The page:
By LP Hastings
By Michael Goldstein
By R. Scott Moxley
By Gustavo Arellano
By Gustavo Arellano
By Matt Coker
By Nick Schou
By Bethania Palma Markus
Lovett, who joined Saddleback's social and behavioral sciences department in 1996, got a chance to defend herself before about 80 people, mostly students, who gathered in the campus student center Sept. 20 to hear a panel discuss the attacks.
"The response to this statement was nothing short of astonishing," she said. Lovett accused her critics of having assumed the worst when they read that the statement was from an organization with "black" and "radical" in its title. "If the heading had said this was from the Republican National Committee or some Quaker group, I wonder if people would have been more accepting of what the statement said," she said.
Despite the uproar, she refused to shy away from strongly criticizing the U.S. government's response to the attacks. She is not comforted by the fact that warships have departed for the Persian Gulf with seemingly no clear military objective. Such a strategy reminds her too much of wars America has lost, such as the drug war, the Vietnam War and—she would argue—the Gulf War, which failed to topple Iraqi President Saddam Hussein. The fact that the Soviet Union lost a bloody, 10-year war with Afghanistan also troubles her.
"I don't want to fight any more wars," she said. "The international community must respond to what happened, but there can be no war."
Talk of a long, drawn-out war with no clear military objective "is the same language that was used to prepare this country for the Vietnam War," she said. "I'm very much on the lookout for that kind of language, and that language scares the hell out of me."
And she does not agree with some who say that Americans will lose their thirst for vengeance once they see soldiers carried out of the Middle East in body bags. "If you remember back to Vietnam, the response to body bags was, 'We must not let these soldiers die in vain,'" she said. "My fear is if we get in a war, we won't be able to get out."
She urged everyone to resist blindly accepting warfare.
"I don't want you people to trust your leaders. All of us can decide on our own whether or not we want to wage war. We can do something to save our lives, Pakistani lives and Afghani lives. We can say we must find a negotiated settlement. By getting into a long, costly war that will lead to countless American deaths, we'll be giving this terrorist what he wants."
That elicited loud applause.
In a chat afterward, Lovett said she and her colleagues on the panel are considered campus "rabble-rousers." But there have been no repercussions as a result of the BRC statement. "I'm tenured," she said and then looked up, as if praising heaven.
Saddleback College president Dixie Bullock confirmed that. "There has been no administration or board 'fallout' at this time," she told the Weekly.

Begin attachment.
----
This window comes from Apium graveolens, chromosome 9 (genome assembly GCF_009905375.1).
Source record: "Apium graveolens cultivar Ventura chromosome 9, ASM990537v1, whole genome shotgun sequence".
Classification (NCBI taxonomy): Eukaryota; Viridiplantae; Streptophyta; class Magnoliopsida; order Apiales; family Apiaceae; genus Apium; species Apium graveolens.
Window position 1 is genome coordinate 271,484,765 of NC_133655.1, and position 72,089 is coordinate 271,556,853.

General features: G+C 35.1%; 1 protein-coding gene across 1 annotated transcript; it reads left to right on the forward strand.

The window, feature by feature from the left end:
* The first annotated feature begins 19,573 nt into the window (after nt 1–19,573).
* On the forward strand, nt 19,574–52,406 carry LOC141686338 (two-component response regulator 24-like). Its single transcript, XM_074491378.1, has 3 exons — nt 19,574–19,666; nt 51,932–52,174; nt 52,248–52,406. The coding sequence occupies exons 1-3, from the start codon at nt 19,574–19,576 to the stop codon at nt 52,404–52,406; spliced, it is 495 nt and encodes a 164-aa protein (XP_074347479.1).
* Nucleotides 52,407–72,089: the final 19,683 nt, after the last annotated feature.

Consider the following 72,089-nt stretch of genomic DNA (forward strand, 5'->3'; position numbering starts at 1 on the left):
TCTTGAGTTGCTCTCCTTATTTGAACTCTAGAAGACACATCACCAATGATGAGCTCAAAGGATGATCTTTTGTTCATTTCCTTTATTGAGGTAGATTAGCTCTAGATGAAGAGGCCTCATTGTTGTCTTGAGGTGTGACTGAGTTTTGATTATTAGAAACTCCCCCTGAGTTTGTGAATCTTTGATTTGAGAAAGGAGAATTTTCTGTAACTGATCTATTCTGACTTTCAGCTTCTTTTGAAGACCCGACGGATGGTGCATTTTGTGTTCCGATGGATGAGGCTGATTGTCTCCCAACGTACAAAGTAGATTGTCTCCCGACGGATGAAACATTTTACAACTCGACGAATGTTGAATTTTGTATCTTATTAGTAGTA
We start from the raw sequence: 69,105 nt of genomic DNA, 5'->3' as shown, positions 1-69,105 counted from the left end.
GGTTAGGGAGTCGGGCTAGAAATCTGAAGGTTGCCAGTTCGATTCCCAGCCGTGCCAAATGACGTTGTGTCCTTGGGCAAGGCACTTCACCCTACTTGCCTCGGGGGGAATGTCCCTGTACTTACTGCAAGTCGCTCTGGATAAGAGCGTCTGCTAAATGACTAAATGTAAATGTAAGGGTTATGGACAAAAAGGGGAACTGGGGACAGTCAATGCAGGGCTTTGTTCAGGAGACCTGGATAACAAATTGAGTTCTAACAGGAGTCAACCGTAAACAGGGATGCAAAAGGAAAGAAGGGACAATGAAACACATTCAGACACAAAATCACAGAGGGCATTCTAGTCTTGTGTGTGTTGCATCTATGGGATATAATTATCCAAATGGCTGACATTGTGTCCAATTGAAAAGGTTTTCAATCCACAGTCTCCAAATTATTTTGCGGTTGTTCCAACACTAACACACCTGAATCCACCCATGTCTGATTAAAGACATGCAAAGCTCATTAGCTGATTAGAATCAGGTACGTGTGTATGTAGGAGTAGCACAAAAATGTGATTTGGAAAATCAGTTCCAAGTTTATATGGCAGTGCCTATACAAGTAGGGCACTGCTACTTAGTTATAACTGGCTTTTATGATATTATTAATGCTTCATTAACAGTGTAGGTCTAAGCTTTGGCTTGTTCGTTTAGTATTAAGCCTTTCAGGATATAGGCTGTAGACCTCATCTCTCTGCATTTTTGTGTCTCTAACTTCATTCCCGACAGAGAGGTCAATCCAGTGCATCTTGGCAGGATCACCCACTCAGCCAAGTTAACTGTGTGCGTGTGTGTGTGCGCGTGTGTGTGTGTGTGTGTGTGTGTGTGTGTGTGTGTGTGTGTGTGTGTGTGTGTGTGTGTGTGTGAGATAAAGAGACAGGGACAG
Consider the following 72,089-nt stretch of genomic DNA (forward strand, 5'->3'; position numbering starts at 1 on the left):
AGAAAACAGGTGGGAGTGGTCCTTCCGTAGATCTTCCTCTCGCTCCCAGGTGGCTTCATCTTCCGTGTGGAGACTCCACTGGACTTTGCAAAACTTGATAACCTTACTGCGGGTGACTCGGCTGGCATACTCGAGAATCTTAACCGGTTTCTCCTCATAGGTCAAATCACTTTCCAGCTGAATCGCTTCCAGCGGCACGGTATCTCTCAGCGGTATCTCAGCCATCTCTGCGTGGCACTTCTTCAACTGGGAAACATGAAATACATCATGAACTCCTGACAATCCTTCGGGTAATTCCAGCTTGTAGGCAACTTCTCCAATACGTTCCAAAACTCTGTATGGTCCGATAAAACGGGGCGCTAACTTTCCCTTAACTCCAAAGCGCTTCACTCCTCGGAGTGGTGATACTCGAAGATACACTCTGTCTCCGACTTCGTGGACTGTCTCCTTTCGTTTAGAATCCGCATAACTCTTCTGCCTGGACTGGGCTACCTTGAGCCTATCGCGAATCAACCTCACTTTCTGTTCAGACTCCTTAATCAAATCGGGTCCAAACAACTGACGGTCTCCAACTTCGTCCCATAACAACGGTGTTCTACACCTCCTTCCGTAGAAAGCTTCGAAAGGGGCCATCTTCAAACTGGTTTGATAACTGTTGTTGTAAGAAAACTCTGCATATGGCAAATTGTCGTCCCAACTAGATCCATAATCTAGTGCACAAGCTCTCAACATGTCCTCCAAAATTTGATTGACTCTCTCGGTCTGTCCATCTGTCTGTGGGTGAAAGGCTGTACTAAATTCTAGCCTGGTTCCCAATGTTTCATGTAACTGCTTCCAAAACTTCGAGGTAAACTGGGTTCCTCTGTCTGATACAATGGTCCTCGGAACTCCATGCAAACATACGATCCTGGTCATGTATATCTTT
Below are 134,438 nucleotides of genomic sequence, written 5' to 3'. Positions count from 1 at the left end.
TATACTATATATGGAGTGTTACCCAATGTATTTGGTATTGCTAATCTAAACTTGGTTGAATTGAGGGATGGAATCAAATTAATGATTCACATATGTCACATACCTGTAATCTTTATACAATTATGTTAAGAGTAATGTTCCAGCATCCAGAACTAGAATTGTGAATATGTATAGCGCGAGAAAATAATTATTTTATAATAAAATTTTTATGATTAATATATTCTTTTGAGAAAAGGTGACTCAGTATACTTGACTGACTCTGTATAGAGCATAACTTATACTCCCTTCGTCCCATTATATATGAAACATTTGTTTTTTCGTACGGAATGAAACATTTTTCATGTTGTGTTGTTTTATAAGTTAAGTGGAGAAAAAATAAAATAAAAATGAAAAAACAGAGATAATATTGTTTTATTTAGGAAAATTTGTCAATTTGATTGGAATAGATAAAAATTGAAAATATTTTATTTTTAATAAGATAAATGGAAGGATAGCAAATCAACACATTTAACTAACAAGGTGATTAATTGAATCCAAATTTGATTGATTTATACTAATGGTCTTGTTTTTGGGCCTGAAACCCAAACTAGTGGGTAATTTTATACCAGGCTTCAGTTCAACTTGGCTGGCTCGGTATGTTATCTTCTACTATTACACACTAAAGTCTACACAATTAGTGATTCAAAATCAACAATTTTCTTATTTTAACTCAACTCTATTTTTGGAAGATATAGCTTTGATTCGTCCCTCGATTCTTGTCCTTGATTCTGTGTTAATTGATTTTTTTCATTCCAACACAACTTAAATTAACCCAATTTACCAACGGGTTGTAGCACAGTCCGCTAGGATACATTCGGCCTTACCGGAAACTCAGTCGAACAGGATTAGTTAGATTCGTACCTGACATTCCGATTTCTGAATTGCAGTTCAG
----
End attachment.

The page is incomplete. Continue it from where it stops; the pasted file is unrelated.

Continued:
The controversy disgusted Idin Kashefipour, the student representative to Saddleback's Academic Senate. "I am not a political activist or analyst, but I do feel that political views must be presented and debated," Kashefipour said. "It is a shame that we cannot have these political discussions on a diverse campus such as Saddleback for fear that someone might be offended, or a line may be crossed."
Indeed, attacks on academic freedom are not new to the SOCCCD. In 1997, when Steven J. Frogue, a high school history teacher who was also president of the district board of trustees, asked his fellow board members to spend $5,000 in taxpayer money for a community education course he'd teach on conspiracy theories surrounding the assassination of President John F. Kennedy—including one by a Holocaust denier who pinned the hit on the Israeli government—the proverbial shit hit the proverbial fan, as national headlines, late-night TV comics and Jewish zealots zinged the district. But though it was largely ignored at the time, several respected free-speech and academic-freedom organizations across the country defended Frogue, who nonetheless pulled the plug on his class.
"As a citizen of the United States of America, I claim my right to say what I think, believe what I value, to study and listen to many voices, whether I do or do not agree with them," Frogue, who resigned from the board in 2000, said at the time. "To be forced to do otherwise is a travesty of the most treasured American principles."
Academic freedom also became an issue during Orange County Republican Party chairman Tom Fuentes' successful campaign for Frogue's old board seat in 2000. It was disclosed that Fuentes had tried in vain in 1993 to get his alma mater, Chapman University, to force political-science professors to teach only views consistent with their college board of trustees; in the cases of Chapman and SOCCCD, those boards are rock-solid conservative.
For her part, Lovett just hopes the whole BRC thing goes away so she can go back to the life of a quiet, sometimes rabble-rousing community college history professor. But she's concerned about those who publicly supported her.
"Now they're getting the hate mail," Lovett said. "One started, 'Listen, slut.' That shows you the kind of intelligence we're dealing with here."
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